“Which one is he?” I ask a couple of sportswriters who are standing on the sideline at Amon G. Carter Stadium. It’s mid-March, and more than eighty TCU football players are swarming all over the field for spring practice, racing through various drills at full speed. In one corner, linemen throw themselves to the ground, jump up, and run in place before throwing themselves to the ground again. In another corner, tailbacks carrying footballs attempt to dance past teammates who jab at them with oversized pads, trying to knock them down. Just a few yards away, linebackers slam into one another, over and over, the way cattle do when they are trapped in a pen.
“Which one is who?” says one of the reporters as a wide-eyed receiver heads straight at us, running for his life, desperate to catch a 50-yard bomb tossed from the end zone. Though he has to know he has absolutely no chance of making the play, the receiver flings himself at the ball, crashing onto the turf and sliding into a bench. He then immediately gets up and trots back to the end zone to try again.
“Gary Patterson,” I say, peering toward the middle of the field. This is where the head coach of a major college football team is usually found during practice, arms crossed, thoughtfully studying all that’s unfolding before him, and I had assumed it was where I’d find Patterson. These days, just about all of the prominent college football coaches look like CEOs of Fortune 500 companies, their hair perfectly parted and their shirts and pants crisply pressed. They occasionally clap their hands and shout, “Let’s go!” And like all good chief executives, they check their watches to make sure practice stays on schedule. But no one like that was anywhere on the field.
“To be honest with you,” I add, still looking around, “I’ve only seen him a couple of times on television.”
The writer points to the 25-yard line, where three safeties are frantically backpedaling, trying to get into position to stop a receiver. Suddenly, from out of nowhere, a stout, bespectacled, middle-aged man, slightly crouched over, starts strutting after them the way Yosemite Sam used to go after Bugs Bunny. The man has a purple TCU visor jammed down on his head, and his shirt is so stained with sweat that it looks as if it’s been covered with syrup. “Move! Move! Move! ” he screams. “You’re acting like walk-ons ! Show me something!”
Three more safeties line up to do the drill, and the man immediately jumps all over them. “You’ve got to think !” he bellows, his mouth inches from one of the players’ face masks. “Get your head in the frickin’ game !”
“Seriously?” I ask, pulling out my notebook as the man continues to chew out the safety about what seems to be some minor procedural detail.
“Actually,” the sportswriter says, “this is one of his calmer days.”
He is, by all accounts, one of the most intense head coaches in college football—“the kind of guy you always think is going to run out on the field in the middle of a game and tackle someone,” says Tank Carder, TCU’s star linebacker. In one game, played in 100-degree heat, Patterson got so carried away bellowing instructions at the top of his lungs, waving his arms in the air, and stomping up and down the sidelines that he forgot to drink water and suffered from dehydration. In another game, he sweated not just through his shirt but clear through the back of his khaki pants, giving fans seated behind the Frogs’ bench a partial view of his posterior. “Gary’s simply not like any coach I’ve ever been around—nothing close to Darrell Royal or Bear Bryant or Joe Paterno,” says Fort Worth resident Dan Jenkins, the legendary 81-year-old sportswriter who for more than half a century wrote about college football for publications like Sports Illustrated. “They all had style and control. Gary’s a ball of fire. I wonder how any kid who plays for him can understand what he’s talking about, because he’s babbling so fast and sputtering about three things at once.”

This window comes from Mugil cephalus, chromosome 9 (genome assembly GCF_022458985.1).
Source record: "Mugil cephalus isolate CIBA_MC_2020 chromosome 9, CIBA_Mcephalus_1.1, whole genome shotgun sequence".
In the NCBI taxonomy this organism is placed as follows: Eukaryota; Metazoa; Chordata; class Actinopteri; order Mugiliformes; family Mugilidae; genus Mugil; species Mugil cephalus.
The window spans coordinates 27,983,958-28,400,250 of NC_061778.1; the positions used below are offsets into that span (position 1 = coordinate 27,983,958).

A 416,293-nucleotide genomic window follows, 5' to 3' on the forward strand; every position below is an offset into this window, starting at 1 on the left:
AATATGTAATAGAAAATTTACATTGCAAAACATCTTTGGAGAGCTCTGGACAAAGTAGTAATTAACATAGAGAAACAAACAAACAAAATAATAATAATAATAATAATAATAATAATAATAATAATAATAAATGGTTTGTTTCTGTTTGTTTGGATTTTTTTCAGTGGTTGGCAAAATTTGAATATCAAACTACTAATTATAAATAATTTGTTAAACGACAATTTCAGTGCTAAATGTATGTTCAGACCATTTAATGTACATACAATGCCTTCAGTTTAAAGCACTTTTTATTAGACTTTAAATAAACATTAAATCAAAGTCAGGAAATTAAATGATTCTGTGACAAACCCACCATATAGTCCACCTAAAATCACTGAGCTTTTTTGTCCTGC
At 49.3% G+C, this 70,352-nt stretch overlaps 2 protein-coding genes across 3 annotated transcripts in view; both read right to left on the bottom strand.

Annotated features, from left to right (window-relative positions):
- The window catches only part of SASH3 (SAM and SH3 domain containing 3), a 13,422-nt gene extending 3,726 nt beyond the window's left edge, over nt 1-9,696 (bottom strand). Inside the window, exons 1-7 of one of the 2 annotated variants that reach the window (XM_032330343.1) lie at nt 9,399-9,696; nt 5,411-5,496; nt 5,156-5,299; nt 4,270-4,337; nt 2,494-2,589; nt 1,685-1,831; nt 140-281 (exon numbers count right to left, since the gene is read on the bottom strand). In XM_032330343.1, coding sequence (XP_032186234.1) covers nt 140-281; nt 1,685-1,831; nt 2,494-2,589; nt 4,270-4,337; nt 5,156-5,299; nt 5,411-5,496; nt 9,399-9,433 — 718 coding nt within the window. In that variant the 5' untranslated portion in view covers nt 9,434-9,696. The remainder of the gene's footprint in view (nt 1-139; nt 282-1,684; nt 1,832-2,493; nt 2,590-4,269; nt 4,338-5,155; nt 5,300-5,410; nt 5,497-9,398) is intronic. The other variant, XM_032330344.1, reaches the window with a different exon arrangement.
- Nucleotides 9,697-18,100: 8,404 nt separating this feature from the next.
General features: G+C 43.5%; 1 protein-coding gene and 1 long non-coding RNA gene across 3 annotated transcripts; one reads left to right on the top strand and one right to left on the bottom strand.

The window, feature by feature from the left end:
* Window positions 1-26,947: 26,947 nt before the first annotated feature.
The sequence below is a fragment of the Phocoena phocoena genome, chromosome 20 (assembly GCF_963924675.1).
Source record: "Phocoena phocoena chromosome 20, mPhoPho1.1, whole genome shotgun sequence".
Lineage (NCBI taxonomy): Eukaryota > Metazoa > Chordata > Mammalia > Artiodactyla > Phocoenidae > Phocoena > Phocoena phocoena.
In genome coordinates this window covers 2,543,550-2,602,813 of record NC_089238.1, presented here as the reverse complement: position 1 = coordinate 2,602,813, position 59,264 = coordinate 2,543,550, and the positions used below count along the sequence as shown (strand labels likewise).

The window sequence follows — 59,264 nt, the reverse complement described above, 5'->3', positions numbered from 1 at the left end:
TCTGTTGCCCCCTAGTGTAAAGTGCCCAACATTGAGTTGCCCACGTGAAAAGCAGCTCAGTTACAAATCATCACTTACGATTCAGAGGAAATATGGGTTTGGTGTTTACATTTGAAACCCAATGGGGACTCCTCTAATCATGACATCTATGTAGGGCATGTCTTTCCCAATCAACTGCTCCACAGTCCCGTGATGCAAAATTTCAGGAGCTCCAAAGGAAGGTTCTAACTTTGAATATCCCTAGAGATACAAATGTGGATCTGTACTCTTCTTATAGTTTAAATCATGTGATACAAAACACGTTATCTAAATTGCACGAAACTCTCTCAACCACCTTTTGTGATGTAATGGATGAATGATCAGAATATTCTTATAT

Yet, Jenkins pointedly adds, whatever it is Patterson is saying to his players, they are hearing him loud and clear. Since the start of the 2008 season, the Horned Frogs have lost only three games. Last year, after going undefeated during the regular season for a second straight year, they were invited to the Rose Bowl, where they faced Wisconsin. The game should have been a blowout for the co-champions of the Big Ten, a college football powerhouse with a monstrous offensive line that outweighed TCU’s defensive linemen by an average of more than fifty pounds. TCU is a member of the Mountain West Conference, one of those small, non-BCS conferences that don’t have a direct bid to play in a premier bowl game or the national championship. Their only national television exposure had been on ESPN, which had broadcast two of their regular-season games. As a result, when asked about TCU, almost every college football fan, including many in Texas, replied, “TC who?”
The Frogs wasted no time answering that question. Patterson’s squad didn’t commit a single turnover and had only 20 yards in penalties. Perhaps most amazing was that its swarming defense, which was drawn up by Patterson himself, held Wisconsin’s outstanding group of running backs in check, holding them to their lowest point total of the season. TCU’s 21–19 victory, and its subsequent number two national ranking in the end-of-season polls, became one of the most surprising sports stories of the year. How, people asked, had Patterson put together such a great team at a tiny private school with an enrollment of only 7,853 students? Had he gotten lucky? Or was he some sort of football genius who knew exactly which buttons to push to get his team of Davids, made up almost entirely of players who were not recruited by the